According to LSA-C.Cr.P. art. 536, a motion to quash must be in writing and shall specify distinctly the grounds on which it is based; in addition, the trial court shall hear no objection based on grounds which are not stated in the motion. LSA-C.Cr.P. art. 536. This Court has found that the failure to file a written motion to quash is a waiver of the assignment of error. State v. Jordan, 00-282 (La.App. 5 Cir. 10/18/00), 774 So.2d 267, 273, writ denied, 00-3329 (La. 11/9/01), 801 So.2d 363 (citing State v. Arabie, 507 So.2d 859 (La.App. 5 Cir. 1987)).
We conclude that this assignment of error has not been preserved for review since it appears defendant has failed to file a written motion to quash regarding the specific grounds in which this assignment of error is based. Therefore, we will not address this issue on appeal.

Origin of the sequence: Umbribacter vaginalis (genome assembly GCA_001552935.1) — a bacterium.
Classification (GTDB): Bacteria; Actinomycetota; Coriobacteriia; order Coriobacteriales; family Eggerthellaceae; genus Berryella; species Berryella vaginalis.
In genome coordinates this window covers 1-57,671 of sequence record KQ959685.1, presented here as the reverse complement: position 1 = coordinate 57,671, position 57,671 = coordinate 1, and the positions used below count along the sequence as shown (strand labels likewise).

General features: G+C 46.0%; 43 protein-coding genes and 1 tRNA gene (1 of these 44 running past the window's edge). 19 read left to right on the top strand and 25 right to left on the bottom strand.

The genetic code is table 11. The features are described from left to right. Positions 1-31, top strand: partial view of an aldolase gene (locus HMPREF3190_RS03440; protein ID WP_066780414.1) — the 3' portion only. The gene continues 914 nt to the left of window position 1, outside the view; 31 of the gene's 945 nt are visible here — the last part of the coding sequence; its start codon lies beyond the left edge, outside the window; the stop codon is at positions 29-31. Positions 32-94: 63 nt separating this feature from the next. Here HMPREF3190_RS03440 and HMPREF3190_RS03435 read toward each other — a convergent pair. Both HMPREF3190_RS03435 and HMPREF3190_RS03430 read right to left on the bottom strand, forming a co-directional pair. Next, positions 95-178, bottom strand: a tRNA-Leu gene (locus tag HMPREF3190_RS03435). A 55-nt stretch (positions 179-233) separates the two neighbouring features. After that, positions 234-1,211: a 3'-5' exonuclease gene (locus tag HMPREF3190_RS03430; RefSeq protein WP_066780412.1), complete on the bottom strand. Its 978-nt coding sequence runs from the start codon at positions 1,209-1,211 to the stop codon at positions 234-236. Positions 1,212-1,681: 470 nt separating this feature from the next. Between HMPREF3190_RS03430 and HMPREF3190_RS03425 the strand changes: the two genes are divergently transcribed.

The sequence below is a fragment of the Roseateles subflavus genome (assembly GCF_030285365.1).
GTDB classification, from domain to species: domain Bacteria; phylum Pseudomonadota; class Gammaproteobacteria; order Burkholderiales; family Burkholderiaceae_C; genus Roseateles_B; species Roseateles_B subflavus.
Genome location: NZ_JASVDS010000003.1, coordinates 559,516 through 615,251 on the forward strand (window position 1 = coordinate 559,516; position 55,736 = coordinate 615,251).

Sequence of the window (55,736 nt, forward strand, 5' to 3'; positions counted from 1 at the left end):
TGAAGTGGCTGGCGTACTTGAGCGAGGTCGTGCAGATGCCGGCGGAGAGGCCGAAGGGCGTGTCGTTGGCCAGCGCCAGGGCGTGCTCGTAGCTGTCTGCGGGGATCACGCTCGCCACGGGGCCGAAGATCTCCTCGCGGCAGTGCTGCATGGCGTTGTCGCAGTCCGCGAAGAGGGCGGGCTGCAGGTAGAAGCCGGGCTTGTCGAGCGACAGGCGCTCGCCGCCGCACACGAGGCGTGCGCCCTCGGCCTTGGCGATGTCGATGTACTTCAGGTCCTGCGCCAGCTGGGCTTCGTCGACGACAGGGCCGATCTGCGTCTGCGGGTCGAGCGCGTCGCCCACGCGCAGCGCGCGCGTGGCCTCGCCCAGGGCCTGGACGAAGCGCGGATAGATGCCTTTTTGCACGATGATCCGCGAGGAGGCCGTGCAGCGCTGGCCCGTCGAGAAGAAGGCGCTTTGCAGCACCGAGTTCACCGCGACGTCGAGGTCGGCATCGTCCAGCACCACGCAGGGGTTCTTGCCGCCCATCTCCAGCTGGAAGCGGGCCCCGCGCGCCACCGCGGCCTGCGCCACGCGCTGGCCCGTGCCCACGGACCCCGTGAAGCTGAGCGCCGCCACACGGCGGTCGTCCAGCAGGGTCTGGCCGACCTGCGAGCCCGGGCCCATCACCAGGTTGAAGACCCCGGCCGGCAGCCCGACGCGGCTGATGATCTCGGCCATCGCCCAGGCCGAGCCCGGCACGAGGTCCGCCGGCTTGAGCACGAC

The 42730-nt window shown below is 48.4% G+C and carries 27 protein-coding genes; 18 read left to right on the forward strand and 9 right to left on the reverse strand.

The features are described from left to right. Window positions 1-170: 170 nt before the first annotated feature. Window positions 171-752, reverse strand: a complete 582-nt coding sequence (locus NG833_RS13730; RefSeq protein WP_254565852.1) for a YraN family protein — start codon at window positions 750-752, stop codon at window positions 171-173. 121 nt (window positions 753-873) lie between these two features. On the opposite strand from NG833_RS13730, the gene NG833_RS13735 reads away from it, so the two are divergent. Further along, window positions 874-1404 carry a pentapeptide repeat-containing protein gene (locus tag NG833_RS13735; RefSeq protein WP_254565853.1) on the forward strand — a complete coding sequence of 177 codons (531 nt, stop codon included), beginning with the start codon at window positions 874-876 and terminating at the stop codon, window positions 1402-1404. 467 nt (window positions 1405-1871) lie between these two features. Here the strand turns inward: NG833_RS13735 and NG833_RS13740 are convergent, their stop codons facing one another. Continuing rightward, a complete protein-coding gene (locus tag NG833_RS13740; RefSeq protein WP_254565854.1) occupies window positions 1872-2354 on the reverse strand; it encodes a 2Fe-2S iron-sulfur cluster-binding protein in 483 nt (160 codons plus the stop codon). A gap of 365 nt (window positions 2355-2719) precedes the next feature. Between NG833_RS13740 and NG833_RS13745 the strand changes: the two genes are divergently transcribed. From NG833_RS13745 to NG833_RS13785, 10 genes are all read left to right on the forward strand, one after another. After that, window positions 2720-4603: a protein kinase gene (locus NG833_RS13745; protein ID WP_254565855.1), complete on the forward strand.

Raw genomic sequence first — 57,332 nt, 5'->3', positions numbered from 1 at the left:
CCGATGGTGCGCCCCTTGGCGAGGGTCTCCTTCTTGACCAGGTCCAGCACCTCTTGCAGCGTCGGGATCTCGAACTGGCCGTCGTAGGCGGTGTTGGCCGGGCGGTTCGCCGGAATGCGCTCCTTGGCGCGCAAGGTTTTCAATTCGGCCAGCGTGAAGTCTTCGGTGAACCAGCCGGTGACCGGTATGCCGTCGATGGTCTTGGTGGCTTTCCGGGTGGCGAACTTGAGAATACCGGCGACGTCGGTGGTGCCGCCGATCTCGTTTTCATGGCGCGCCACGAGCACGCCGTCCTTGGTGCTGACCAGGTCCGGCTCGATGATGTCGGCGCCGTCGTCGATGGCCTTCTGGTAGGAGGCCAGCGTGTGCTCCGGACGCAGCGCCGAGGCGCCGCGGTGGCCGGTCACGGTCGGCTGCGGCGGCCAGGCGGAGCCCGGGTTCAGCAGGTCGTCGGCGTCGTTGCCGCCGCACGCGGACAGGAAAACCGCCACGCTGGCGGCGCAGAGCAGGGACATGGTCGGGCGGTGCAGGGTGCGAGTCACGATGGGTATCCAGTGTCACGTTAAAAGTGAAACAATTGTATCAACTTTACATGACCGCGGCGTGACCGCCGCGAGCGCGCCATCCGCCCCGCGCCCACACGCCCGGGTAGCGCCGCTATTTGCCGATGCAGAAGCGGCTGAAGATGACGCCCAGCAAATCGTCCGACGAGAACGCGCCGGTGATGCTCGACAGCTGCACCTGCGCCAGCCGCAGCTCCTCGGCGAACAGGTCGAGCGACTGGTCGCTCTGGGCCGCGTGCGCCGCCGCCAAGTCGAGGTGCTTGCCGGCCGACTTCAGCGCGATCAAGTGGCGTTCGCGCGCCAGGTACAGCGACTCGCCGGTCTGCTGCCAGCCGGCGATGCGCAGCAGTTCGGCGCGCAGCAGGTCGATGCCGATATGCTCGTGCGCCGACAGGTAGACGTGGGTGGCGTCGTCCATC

ERROR PATENT DISCUSSION
The record was reviewed for errors patent, according to LSA-C.Cr.P. art. 920: State v. Oliveaux, 312 So.2d 337 (La. 1975); State v. Weiland, 556 So.2d 175 (La.App. 5 Cir. 1990). The following matters are presented for review.
According to the commitment, defendant was found guilty of count one "DIST./WITD OF A CDS — MARIJUANA." However, according to the transcript, defendant was found guilty of count one which was actually possession with intent to distribute marijuana. Generally, when there is a discrepancy between the minutes and the transcript, the transcript prevails. State v. Lynch, 441 So.2d 732, 734 (La. 1983). Because the commitment appears to indicate distribution as the charge, we remand this matter to allow the trial judge to correct the commitment to conform to the transcript and other parts of the record. See, State v. Francois, 04-1147 (La.App. 5 Cir. 3/29/05), 900 So.2d 1005, 1014.